"Even when a child has gone along against his own best reason, it is not a total surrender of his individualism yet. There is time for him to learn such gems of wisdom as, "sticks and stones will break my bones but names will never hurt me," as wise parents will teach their children; or the other, "if all the kids jump out of the tenth-story window, are you going to jump out too?"

"However they learn that it doesn't matter what other people think or say about them and it doesn't matter what anyone else believes or does, only those who do learn those lessons will finally make the choice to never surrender their minds and wills to any other individual or group of individuals. As simple as they are, no one on this planet ever learns those lessons, and eventually, their continued surrender of their wills to the wills of others becomes their nature, and they are no longer fully human.

"There are two characteristics that dominate the psychologies of all earth's not-fully-human beings: fear and gullibility. The fear is fear of responsibility which is why they are gullible, ready to believe anything that promises to relieve them of that responsibility.

"There are two agencies in this world, the existence of which are made possible entirely by those two characteristics: religion and governments. Both work on the gullibility of men by constantly providing them with endless horrors that await them. The horrors religion threatens men with are horrors of the after life such as an eternal hell, or purgatory. The horrors governments threaten men with are horrors of this life, such as crime, evil foreign invaders, natural disasters, or economic deprivation. Both religion and government then promise they are the only relief from these pending and certain horrors, and the paranoid and credulous multitudes run to them crying, "save us, save us."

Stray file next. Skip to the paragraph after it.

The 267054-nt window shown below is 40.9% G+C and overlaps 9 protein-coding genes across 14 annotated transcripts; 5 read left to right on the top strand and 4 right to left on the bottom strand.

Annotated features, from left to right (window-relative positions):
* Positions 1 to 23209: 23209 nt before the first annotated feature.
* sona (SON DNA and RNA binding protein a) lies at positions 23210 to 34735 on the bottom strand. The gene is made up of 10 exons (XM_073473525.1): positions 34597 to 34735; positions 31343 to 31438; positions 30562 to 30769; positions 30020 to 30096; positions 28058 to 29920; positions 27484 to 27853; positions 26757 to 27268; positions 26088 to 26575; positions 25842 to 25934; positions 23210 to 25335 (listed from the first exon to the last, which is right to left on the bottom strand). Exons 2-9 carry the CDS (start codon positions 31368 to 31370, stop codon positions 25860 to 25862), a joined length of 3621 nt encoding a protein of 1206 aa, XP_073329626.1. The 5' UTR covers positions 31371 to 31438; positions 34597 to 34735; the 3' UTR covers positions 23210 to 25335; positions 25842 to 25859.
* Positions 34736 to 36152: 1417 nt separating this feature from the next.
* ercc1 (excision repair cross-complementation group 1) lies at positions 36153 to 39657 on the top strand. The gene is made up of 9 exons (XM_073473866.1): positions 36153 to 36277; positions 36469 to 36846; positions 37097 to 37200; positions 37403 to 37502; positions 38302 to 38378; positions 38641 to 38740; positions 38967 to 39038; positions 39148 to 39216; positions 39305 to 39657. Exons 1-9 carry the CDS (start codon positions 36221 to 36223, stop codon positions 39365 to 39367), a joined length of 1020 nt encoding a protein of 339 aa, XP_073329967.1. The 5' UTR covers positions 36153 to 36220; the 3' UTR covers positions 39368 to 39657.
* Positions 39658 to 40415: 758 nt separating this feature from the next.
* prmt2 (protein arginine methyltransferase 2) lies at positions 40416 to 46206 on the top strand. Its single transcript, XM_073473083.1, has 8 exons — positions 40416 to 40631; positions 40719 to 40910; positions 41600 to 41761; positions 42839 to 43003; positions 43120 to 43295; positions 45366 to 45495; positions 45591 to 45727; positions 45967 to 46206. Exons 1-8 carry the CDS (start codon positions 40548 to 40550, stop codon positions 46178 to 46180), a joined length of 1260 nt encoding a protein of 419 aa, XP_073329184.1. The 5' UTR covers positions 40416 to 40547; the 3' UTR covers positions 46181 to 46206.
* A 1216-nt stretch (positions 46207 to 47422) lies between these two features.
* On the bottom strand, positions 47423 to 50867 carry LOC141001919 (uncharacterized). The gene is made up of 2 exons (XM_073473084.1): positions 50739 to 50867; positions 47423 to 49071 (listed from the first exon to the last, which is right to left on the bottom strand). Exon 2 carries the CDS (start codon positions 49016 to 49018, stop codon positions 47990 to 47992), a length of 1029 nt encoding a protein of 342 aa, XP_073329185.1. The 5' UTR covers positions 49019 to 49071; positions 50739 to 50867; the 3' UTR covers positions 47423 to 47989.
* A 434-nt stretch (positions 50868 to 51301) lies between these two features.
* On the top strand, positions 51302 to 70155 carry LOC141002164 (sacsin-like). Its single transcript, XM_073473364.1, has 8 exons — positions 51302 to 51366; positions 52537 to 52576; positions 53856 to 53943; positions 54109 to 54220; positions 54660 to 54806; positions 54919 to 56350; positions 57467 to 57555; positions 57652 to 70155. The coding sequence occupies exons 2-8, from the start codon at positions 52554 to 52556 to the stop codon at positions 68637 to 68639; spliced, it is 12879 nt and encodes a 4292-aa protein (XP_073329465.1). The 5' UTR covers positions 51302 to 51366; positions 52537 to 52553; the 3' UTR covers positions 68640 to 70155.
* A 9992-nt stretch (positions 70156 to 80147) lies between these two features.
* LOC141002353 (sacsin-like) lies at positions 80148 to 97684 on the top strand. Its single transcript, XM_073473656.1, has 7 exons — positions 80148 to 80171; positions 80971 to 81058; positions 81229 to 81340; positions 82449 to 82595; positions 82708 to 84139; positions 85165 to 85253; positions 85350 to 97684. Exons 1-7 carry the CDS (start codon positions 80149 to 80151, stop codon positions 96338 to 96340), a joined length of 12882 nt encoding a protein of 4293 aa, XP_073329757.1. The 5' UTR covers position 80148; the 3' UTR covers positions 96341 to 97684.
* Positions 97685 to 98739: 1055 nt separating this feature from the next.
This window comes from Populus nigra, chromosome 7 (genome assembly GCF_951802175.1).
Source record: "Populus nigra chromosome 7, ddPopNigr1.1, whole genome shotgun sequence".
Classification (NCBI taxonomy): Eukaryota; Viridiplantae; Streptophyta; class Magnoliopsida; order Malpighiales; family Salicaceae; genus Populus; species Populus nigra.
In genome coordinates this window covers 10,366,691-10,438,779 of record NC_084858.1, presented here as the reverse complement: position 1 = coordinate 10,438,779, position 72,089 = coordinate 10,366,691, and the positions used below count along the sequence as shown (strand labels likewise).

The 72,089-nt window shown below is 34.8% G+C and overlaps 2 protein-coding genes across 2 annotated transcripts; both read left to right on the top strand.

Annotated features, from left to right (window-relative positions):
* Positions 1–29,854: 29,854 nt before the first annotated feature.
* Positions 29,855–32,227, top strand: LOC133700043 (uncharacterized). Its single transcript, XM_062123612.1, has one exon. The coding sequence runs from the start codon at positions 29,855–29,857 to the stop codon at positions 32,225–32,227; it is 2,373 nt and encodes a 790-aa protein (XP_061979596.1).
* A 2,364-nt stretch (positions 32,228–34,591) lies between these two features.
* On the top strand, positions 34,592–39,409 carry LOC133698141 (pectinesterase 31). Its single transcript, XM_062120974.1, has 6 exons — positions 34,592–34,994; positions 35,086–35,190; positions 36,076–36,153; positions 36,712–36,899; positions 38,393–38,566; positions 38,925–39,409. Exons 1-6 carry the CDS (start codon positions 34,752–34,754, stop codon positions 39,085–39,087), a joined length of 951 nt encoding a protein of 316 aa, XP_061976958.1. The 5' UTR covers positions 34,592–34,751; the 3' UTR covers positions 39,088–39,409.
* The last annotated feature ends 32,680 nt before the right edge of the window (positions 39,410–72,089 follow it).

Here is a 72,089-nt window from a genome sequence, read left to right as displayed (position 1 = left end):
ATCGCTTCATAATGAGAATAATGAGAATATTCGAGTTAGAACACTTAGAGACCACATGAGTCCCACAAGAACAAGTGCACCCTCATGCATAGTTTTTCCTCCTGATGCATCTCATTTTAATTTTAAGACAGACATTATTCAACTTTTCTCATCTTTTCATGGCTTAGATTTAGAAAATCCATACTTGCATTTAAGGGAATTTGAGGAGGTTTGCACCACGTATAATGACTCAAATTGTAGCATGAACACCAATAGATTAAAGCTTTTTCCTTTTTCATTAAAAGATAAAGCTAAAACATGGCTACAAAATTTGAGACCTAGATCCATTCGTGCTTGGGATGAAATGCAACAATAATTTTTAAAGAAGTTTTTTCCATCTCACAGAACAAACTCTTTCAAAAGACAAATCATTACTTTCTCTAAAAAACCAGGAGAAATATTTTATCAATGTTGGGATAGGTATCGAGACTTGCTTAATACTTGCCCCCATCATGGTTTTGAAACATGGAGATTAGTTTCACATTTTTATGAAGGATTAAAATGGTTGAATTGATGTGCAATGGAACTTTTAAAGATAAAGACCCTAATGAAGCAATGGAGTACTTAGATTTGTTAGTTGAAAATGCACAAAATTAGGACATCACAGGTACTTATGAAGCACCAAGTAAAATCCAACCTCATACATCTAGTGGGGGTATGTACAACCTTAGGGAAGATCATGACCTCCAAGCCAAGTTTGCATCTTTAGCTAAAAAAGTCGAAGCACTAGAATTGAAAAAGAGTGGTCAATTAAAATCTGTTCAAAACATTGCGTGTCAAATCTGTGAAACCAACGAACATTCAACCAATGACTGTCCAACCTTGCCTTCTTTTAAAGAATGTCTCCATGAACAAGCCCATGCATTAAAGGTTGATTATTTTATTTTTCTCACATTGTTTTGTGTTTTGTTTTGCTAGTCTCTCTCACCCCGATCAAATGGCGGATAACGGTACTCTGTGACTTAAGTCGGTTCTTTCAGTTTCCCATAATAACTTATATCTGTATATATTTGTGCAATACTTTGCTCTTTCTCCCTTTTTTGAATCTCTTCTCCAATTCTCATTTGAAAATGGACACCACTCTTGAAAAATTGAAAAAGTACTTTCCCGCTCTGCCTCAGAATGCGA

"Probably ninety percent of the absurd things people believe are taught by their religious and political leaders. The rest of the nonsense people swallow is taught by academics who have no real stake in the productive world, since they produce nothing of any objective value, and depend primarily on the largess of religions and governments for their wealth, though government more than religion these days.

"That's a long answer, I think, Sally. Sorry to have run on so. There is a short answer though. The reason most of the people on this planet believe so many things that are not true is because they are all stupid idiots, but I must add, they were not born that way. They have all chosen to be stupid idiots, because they are afraid to be anything else, and besides they get to enjoy the company of a whole world of idiots, which apparently comforts them, and no matter how stupid they have made themselves, there is always someone else more stupid they can feel superior to."

Sally was captivated by Peter's explanation, and laughed at his conclusion, but it was Jo who made the sarcastic comment:

"Peter doesn't seem to regard humans very highly, does he?"

"Whatever do you mean, Joanne Fitzgerald Tylor, Peter retorted. "I have the highest regard for all the humans on this planet—all twenty of them. Of course, that number does give them the benefit of the doubt.

Sally apparently did not quite agree with Peter's explanation, or perhaps did not fully understand it, and began to question him.

"Peter, what about all those honest hard-working people who do the best they can with what they have, not asking anything of anyone else, but, not being overly bright, find answers for their questions in religion, for example. I know what they believe is wrong, but they don't harm anyone else? Are they not fully human?"